Objective: As the rate of type 2 diabetes mellitus (DM) in children is increasing, the number of children with complications of DM, such as retinopathy, will also increase. American Diabetes Association and American Academy of Pediatrics guidelines recommend annual eye exams for children with type 1 DM who are older than 10 years, starting 3-5 years after diagnosis. Adolescents with type 2 DM should have an exam when diagnosed. This study was designed to determine if these guidelines are followed and to determine factors that influence providers to follow them.
Patients and methods: We identified all 15- to 20-year-old patients seen in a pediatric diabetes clinic over 6 months. All patients with type 2 DM and those with type 1 DM diagnosed at least 5 years prior were included. Charts were reviewed for 18 months to determine whether patients were referred for an eye exam. Data extracted included demographics, DM type, DM duration, hemoglobin A(1C), and presence of microalbuminuria.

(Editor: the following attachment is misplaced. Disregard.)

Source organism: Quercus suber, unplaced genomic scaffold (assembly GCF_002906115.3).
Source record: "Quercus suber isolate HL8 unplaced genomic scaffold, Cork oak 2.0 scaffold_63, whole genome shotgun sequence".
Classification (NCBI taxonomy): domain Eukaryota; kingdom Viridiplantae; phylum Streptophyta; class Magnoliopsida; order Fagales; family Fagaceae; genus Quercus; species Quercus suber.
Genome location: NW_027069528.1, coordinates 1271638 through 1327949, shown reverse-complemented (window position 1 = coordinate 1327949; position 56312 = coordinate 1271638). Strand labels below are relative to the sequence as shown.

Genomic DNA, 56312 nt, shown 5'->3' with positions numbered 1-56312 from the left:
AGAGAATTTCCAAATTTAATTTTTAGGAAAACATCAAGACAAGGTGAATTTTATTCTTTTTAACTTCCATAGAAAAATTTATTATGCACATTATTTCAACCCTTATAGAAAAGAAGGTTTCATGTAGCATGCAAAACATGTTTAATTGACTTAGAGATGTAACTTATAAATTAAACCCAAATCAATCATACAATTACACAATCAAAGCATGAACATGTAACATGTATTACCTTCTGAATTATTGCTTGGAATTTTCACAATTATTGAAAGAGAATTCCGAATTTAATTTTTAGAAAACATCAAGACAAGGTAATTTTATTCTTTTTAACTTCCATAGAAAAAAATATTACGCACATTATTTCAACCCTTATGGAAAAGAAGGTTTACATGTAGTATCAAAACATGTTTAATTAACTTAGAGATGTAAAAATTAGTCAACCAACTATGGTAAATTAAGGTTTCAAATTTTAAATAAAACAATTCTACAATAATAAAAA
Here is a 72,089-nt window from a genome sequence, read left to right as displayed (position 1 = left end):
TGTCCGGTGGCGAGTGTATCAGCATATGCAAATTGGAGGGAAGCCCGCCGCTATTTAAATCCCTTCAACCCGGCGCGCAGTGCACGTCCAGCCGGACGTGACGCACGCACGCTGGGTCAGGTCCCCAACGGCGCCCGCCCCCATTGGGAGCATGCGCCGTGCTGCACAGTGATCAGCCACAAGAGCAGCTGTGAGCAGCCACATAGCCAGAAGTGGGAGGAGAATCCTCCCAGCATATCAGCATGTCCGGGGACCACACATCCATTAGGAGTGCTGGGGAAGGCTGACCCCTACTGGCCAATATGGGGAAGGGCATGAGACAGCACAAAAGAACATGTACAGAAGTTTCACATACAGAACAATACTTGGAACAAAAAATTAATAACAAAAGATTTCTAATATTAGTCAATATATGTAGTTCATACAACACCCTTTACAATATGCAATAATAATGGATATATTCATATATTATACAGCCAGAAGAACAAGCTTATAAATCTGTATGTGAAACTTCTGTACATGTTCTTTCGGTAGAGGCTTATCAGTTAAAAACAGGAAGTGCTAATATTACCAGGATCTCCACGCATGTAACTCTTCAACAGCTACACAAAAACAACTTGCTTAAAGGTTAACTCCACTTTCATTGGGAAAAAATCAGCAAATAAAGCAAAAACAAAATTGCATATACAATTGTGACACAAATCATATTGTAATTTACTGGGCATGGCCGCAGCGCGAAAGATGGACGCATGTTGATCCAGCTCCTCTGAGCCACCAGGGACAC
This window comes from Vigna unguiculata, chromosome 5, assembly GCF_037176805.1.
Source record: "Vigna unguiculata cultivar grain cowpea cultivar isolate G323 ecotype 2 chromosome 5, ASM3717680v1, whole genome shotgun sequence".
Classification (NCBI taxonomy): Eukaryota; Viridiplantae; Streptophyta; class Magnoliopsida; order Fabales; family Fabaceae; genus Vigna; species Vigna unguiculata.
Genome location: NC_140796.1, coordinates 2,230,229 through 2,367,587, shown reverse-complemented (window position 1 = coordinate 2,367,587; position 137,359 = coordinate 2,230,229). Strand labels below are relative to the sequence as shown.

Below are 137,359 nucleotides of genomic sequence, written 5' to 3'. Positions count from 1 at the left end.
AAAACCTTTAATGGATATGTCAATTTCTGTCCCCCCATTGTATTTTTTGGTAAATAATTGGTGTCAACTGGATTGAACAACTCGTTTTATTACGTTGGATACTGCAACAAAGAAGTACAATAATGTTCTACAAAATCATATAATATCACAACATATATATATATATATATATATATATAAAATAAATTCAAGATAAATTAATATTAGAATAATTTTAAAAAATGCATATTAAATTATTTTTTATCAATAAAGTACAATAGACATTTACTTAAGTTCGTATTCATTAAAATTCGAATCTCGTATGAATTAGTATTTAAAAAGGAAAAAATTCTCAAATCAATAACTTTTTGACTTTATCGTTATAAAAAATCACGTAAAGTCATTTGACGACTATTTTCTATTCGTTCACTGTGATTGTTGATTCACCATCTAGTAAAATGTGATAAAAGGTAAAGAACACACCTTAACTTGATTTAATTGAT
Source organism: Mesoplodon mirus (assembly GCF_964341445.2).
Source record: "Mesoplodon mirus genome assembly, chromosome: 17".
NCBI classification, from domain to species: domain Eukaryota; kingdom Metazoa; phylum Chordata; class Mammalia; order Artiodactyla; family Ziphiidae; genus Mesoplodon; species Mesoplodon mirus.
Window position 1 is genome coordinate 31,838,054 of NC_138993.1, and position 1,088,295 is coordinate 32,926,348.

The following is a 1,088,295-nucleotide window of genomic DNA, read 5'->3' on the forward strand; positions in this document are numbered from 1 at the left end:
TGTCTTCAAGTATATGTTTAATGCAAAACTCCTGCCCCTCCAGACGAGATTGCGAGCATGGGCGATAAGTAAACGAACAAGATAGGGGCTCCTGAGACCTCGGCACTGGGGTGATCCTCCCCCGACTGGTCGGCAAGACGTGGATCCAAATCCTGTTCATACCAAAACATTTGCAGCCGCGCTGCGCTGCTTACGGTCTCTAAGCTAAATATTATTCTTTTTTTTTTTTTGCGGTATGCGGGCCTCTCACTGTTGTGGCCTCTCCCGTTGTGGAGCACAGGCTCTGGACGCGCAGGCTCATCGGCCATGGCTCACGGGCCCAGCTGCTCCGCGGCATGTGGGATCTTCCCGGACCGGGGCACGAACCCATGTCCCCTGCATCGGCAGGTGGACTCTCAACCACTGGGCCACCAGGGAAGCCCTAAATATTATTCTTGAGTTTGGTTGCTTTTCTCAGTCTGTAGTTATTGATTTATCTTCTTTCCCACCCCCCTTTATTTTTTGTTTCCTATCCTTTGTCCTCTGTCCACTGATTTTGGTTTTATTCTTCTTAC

Results: Of 80 patients, 28 (35%) were referred for an eye exam. Patients with a longer duration of DM (P=.006) and those with microalbuminuria (P=.02) were more likely to be referred for screening.
Conclusions: As only 35% of the patients in this study were referred for eye exams, patients at risk for retinopathy are missing opportunities for screening and early treatment. With the increasing number of children with type 2 DM, more patients will be at risk for retinopathy and its consequences. Pediatricians and endocrinologists should be educated about referring for annual eye exams.
Copyright © 2010 Elsevier Inc. All rights reserved.